Bad Cloud vs. Good Cloud

As our regular readers should know, we are big fans of Cloud Computing here at Agile IT and we practice what we preach; in fact we have a hybrid-Cloud solution – we have on-premise servers for our CRM and accountancy packages and Cloud-hosted Exchange and SharePoint for our email and files. I doubt we will ever to be able to fully remove our requirement for local servers, but having a hybrid solution gives us a lot of flexibility in the way we work.

Unfortunately, not all Cloud services are born equal. For every “good” Cloud solution, there seems to be a “bad” one, and I found such an example this weekend. Now it may be a surprise to some of you that I’ve been known to play the odd computer game (whoever heard of a tech-guy playing games eh!) here and there. One of my favourite childhood games was SimCity 2000, simply because it was the first game that I had that you didn’t really “complete”. By its nature the game is almost infinitely replayable, and I sunk countless hours into managing my virtual denizens, so when I found out a new version was coming out I knew I’d be buying it. The problem is that the game has an always-on requirement AND the game’s progress is only saved in the Cloud. This wouldn’t normally bother me as there are plenty of games out there that require a persistent internet connection to play, but the issue here is that the service so far has been horrifically unreliable. Within my first hour of play I had been booted out three times, each time losing all my progress, and my subsequent attempts to play the game have been foiled by messages of “server unavailable”. The net result is that my experience of SimCity “the game” has been severely marred by my experience of SimCity “the service”.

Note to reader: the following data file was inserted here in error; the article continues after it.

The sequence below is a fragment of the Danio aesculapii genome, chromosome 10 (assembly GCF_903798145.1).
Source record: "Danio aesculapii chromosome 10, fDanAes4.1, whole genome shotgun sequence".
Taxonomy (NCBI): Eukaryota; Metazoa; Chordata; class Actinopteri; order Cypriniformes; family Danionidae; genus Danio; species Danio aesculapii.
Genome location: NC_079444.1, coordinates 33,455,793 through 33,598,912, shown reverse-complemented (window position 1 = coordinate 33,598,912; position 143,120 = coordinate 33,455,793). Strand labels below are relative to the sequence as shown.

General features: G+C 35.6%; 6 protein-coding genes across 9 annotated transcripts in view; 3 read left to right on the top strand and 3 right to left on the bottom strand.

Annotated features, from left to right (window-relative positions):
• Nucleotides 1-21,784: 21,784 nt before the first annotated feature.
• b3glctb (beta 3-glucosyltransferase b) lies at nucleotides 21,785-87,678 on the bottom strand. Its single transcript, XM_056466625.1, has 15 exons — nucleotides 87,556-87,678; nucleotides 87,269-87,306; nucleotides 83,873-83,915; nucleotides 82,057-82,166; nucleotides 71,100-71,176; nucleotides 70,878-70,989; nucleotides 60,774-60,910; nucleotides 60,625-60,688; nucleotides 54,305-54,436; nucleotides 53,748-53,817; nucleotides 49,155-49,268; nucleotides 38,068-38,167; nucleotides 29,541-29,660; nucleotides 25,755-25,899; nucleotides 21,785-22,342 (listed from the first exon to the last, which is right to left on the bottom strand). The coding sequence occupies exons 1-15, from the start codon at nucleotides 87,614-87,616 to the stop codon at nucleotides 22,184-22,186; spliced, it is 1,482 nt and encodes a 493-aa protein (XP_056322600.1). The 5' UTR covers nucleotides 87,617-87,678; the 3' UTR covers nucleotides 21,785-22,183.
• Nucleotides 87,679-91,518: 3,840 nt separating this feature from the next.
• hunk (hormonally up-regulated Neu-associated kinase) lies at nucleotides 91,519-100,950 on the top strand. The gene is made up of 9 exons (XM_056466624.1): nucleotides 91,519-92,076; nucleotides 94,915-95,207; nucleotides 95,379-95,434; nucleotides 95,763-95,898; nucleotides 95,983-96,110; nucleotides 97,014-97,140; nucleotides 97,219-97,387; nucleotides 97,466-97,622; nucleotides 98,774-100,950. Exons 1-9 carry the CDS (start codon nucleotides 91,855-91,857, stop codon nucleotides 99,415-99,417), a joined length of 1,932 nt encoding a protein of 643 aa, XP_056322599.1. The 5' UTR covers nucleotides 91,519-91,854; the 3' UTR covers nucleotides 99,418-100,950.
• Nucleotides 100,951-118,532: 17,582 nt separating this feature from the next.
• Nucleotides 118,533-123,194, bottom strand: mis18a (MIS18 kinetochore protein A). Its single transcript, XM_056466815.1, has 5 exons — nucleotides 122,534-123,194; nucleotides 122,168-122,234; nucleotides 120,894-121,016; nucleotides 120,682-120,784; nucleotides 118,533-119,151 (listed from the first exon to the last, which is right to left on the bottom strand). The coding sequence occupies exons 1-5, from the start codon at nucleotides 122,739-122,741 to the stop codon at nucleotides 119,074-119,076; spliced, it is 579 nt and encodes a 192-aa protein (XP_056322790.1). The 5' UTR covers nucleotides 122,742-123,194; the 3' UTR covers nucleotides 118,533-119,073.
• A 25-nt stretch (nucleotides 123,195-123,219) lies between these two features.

So let’s look at examples of good Cloud services, services like Exchange for email and SharePoint for document management. Email and document management are two essential services for almost every business and it just so happens that by their nature, they lend themselves very well to Cloud Computing. What elevates them from other Cloud services is that they have an offline component. You can use Outlook 2007/2010/2013 with your Cloud Exchange and have all your email cached on your computer, so you can roam around without and internet connection and still view all your email history. You can do the same with Cloud SharePoint using SharePoint Workspace or SkyDrive Pro, meaning you can carry your documents with you wherever you go without needing to be tethered to the internet. You can even rent Office 2010 from Microsoft, with it only periodically checking-in with Microsoft to ensure you are still licensed to use it. Imagine the headache that would be caused if you had to be persistently online in order to create a Word document!

So there we have it – there are plenty of Cloud services available, but only the best are designed to be as flexible as can be. Need advice about the Cloud? Get in touch and we’ll get you a solution that fits your business.

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